Have You Heard Of The Jungle Habitat?
If you were a kid or teen growing up near northern New Jersey in the early-to-mid 1970s, then there’s a good chance you may have visited Jungle Habitat. It was a Warner Brothers-owned safari park encompassing over 900 acres of land in West Milford, New Jersey.
During the four years it was in operation, 1,500 animals and 70 different species called Jungle Habitat their home. But in late 1976, after it failed to secure permission from local residents to expand and build rides on its premises, it abruptly closed its gates. For decades afterwards, its failure inspired fodder for urban legends, as many locals claimed to have seen escaped animals roaming the woods and residential areas years after it went out of business. Like the New Jersey devil, UFO sightings, and ghost encounters, Jungle Habitat has its own rightly place in what makes up the Garden state’s notorious weirdness.
Lion, Tigers And Bears!
It seemed like such a novel idea at the time: an open zoo of sorts where visitors could view lions, elephants, camels, rhinos, baboons, and more from their cars (provided they kept their windows closed at all times, of course — though not everyone followed this rule, which led to one lawsuit.) Other attractions of the park included performing dolphins, a petting zoo, a reptile house, fire breathing shows, snack bars, a gift shop, and costumed Warner Brothers characters.
The “walk through” portion of the park was called Jungle Junction, and was kept separate from the drive through portion where the larger animals roamed. During Jungle Habitat’s grand opening in July of 1972, cars were backed up for miles.
The Problem Of Loose Animals
Of course, a park with wild animals allowed outside of their cages came with its own set of problems. Some animals climbed upon cars and did damage; baboons and monkeys would sometimes succeed in ripping fenders off and a horny male rhino once mistook a grey Mercedes Benz for a potential mate and tried to mount it from behind. The incident was one of three lawsuits filed against the park during the time it was open.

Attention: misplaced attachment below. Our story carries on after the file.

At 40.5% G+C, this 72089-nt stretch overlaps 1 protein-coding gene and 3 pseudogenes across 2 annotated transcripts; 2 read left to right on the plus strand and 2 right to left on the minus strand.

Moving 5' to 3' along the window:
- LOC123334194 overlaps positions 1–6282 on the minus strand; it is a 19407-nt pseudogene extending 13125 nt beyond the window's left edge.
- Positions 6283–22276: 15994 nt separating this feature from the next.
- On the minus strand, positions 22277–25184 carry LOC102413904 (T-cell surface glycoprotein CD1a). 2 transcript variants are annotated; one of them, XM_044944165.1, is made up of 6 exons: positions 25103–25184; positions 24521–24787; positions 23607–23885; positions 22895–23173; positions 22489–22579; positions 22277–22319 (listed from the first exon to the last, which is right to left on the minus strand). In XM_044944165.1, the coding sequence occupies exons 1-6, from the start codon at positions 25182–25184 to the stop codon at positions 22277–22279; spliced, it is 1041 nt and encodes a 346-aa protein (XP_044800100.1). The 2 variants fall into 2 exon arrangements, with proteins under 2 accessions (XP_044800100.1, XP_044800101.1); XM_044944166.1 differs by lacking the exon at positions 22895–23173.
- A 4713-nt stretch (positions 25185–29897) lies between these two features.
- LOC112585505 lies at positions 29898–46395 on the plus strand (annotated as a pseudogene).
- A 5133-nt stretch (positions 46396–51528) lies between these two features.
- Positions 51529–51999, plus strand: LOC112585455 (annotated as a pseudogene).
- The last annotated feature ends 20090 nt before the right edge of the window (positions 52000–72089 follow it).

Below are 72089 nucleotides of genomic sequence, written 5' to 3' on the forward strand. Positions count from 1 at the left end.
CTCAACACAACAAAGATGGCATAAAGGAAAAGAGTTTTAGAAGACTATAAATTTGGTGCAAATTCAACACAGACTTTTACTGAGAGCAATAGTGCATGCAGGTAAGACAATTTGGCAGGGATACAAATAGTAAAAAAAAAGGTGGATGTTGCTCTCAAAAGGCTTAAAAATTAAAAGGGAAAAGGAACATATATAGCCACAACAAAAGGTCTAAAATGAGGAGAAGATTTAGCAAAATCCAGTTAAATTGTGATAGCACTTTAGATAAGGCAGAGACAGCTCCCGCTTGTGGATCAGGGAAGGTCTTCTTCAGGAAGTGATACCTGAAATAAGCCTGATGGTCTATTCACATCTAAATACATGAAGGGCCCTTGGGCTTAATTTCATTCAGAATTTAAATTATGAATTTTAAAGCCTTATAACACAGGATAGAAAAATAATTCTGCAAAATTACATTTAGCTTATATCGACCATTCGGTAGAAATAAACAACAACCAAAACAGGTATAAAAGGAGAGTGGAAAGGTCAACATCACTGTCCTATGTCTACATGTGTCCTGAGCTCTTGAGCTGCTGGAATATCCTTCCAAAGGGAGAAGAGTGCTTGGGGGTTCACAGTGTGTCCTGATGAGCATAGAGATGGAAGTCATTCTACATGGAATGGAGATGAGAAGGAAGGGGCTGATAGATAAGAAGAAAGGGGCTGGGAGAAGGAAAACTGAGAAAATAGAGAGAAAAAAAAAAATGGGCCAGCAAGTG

One of the others, which was well-publicized, was when a tourist from Israel got mauled by a few of the park’s lions. He had hired a taxi but didn’t follow the park’s rules about keeping car windows closed at all times and instigated cats by yelling “here kitty” and “here you mangy beasts.” One of the 500 pound lions put his paws on the open window and forced it down before trying to make a meal of the obnoxious customer.
During another incident, a young elephant reached its trunk over a four foot fence and picked up a grandmother by her arm, thrashing her about before dropping her. Then there were the reports that animals were occasionally escaping from the park. Mostly the eyewitnesses claimed to have seen ostriches and peacocks wandering through their yards, but rumors began spreading that more dangerous animals such as wolves and one of the lions were on the loose. A West Milford resident also claimed to have seen baboons in the town’s pharmacy.
Reading comments left by local residents and visitors on other articles about Jungle Habitat, there may be some truth to these rumors; one commenter said a few years after the park closed, he and his friends were riding their bikes when a kangaroo crossed the road they were on. Another remembered a police officer telling residents of one neighborhood to stay indoors as a black panther had been spotted in the area.
Caring For The Animals In The Off Season